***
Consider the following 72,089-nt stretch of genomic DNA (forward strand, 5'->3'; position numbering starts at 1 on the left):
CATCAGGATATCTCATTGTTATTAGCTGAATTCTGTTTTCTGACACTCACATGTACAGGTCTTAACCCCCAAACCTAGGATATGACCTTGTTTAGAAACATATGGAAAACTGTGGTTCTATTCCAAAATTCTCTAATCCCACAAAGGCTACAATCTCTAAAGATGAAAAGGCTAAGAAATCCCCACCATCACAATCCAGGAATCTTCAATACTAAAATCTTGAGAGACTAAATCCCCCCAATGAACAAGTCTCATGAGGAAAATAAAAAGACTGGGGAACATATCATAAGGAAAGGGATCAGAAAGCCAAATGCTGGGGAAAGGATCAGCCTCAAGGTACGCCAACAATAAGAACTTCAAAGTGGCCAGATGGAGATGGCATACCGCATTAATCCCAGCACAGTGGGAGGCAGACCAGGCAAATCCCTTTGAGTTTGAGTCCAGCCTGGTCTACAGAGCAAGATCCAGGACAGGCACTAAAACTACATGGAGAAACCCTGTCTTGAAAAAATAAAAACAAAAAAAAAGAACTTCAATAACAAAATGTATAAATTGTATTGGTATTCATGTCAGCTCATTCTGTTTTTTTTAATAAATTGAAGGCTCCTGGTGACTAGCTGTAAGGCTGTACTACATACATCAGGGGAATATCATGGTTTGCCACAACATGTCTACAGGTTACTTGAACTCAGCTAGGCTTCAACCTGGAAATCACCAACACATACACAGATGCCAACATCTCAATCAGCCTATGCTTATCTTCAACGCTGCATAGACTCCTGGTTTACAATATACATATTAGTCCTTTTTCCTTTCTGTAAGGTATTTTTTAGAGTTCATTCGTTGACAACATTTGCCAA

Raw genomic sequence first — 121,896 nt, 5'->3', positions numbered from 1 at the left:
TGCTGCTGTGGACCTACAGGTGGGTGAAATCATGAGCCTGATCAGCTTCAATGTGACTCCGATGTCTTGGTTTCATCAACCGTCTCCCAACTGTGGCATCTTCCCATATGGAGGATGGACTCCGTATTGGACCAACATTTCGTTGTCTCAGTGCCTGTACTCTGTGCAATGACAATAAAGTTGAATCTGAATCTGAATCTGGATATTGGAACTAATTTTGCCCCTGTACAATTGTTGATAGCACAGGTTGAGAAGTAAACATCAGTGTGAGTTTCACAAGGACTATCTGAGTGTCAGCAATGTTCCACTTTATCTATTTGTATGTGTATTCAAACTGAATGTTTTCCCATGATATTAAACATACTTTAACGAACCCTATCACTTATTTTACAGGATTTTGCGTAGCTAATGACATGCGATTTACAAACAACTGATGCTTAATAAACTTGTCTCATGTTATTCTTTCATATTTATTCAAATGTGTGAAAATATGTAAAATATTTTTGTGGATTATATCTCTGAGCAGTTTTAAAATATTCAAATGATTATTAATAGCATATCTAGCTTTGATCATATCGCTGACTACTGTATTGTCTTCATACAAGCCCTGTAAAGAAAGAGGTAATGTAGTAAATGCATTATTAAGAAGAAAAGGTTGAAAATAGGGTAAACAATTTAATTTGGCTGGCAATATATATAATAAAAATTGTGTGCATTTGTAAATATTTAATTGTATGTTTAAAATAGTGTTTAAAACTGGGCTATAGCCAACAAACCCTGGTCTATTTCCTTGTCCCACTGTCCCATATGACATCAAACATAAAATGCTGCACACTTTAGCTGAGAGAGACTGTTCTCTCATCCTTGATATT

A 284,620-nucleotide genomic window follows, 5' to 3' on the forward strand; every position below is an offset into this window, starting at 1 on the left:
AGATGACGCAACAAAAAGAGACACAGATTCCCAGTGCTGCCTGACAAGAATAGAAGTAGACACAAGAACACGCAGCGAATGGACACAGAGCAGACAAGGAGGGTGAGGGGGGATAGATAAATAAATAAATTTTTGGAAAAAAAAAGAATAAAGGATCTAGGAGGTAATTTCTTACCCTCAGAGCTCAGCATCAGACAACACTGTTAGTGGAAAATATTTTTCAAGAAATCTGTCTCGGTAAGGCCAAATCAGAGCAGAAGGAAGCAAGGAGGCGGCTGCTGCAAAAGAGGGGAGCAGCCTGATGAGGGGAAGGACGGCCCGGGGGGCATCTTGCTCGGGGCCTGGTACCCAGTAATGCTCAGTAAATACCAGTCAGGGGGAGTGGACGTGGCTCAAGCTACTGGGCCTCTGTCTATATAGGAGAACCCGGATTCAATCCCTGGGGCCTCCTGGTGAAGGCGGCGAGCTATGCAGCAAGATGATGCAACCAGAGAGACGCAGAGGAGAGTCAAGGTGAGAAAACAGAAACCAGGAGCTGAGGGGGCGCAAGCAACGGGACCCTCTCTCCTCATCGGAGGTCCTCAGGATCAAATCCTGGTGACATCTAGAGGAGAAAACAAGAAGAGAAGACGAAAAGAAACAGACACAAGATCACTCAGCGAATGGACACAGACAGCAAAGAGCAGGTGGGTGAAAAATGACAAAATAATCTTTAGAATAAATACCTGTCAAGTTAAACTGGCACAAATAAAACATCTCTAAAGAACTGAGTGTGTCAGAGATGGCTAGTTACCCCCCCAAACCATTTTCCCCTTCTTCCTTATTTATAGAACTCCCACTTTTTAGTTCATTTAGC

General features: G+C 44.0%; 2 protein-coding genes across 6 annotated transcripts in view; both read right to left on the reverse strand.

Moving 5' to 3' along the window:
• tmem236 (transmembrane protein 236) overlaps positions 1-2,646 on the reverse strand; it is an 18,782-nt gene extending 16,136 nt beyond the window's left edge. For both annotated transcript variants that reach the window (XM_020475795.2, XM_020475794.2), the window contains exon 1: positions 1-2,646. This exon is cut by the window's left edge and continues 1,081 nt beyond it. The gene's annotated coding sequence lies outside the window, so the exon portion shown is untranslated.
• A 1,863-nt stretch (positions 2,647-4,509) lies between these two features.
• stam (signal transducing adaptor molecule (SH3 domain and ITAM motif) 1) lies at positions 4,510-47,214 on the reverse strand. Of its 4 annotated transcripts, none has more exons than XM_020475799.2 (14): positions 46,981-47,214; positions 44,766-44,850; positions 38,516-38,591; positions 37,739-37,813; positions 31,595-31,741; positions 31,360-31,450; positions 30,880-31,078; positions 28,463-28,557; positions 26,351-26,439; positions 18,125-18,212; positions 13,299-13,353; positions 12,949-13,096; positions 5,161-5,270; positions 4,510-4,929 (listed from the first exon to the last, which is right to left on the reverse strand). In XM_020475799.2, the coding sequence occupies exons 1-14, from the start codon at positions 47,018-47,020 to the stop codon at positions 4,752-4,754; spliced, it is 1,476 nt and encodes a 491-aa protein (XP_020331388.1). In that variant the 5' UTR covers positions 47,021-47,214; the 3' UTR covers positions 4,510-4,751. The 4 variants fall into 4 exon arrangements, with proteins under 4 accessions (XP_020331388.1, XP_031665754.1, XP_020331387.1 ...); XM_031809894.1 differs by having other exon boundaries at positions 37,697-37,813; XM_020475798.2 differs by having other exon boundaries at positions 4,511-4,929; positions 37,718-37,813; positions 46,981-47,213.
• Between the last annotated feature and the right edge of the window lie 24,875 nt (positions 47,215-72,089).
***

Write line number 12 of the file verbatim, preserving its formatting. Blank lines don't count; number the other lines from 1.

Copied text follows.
• Between the last annotated feature and the right edge of the window lie 24,875 nt (positions 47,215-72,089).